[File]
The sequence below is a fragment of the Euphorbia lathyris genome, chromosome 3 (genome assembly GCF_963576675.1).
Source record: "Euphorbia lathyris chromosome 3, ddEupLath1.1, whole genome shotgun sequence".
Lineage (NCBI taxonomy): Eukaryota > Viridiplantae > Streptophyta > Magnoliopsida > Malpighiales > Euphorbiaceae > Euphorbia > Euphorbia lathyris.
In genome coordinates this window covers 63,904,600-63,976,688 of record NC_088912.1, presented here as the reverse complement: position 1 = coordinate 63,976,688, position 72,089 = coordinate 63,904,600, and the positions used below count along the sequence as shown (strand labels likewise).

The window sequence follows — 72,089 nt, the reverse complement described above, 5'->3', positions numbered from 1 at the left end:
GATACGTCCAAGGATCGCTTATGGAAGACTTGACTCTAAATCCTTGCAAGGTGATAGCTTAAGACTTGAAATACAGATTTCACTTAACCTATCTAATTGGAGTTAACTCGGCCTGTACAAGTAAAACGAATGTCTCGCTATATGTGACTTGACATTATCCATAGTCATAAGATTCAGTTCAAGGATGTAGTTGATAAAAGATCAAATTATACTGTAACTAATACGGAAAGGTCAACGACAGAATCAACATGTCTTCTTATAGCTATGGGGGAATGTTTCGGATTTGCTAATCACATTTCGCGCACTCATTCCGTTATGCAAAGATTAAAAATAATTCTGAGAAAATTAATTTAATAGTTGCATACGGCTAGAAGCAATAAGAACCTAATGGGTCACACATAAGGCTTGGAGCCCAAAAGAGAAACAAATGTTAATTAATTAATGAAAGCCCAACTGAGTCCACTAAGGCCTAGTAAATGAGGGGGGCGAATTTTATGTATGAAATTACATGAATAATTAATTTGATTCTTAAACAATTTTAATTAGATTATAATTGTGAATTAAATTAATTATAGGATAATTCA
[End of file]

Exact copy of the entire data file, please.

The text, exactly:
The sequence below is a fragment of the Euphorbia lathyris genome, chromosome 3 (genome assembly GCF_963576675.1).
Source record: "Euphorbia lathyris chromosome 3, ddEupLath1.1, whole genome shotgun sequence".
Lineage (NCBI taxonomy): Eukaryota > Viridiplantae > Streptophyta > Magnoliopsida > Malpighiales > Euphorbiaceae > Euphorbia > Euphorbia lathyris.
In genome coordinates this window covers 63,904,600-63,976,688 of record NC_088912.1, presented here as the reverse complement: position 1 = coordinate 63,976,688, position 72,089 = coordinate 63,904,600, and the positions used below count along the sequence as shown (strand labels likewise).

The window sequence follows — 72,089 nt, the reverse complement described above, 5'->3', positions numbered from 1 at the left end:
GATACGTCCAAGGATCGCTTATGGAAGACTTGACTCTAAATCCTTGCAAGGTGATAGCTTAAGACTTGAAATACAGATTTCACTTAACCTATCTAATTGGAGTTAACTCGGCCTGTACAAGTAAAACGAATGTCTCGCTATATGTGACTTGACATTATCCATAGTCATAAGATTCAGTTCAAGGATGTAGTTGATAAAAGATCAAATTATACTGTAACTAATACGGAAAGGTCAACGACAGAATCAACATGTCTTCTTATAGCTATGGGGGAATGTTTCGGATTTGCTAATCACATTTCGCGCACTCATTCCGTTATGCAAAGATTAAAAATAATTCTGAGAAAATTAATTTAATAGTTGCATACGGCTAGAAGCAATAAGAACCTAATGGGTCACACATAAGGCTTGGAGCCCAAAAGAGAAACAAATGTTAATTAATTAATGAAAGCCCAACTGAGTCCACTAAGGCCTAGTAAATGAGGGGGGCGAATTTTATGTATGAAATTACATGAATAATTAATTTGATTCTTAAACAATTTTAATTAGATTATAATTGTGAATTAAATTAATTATAGGATAATTCA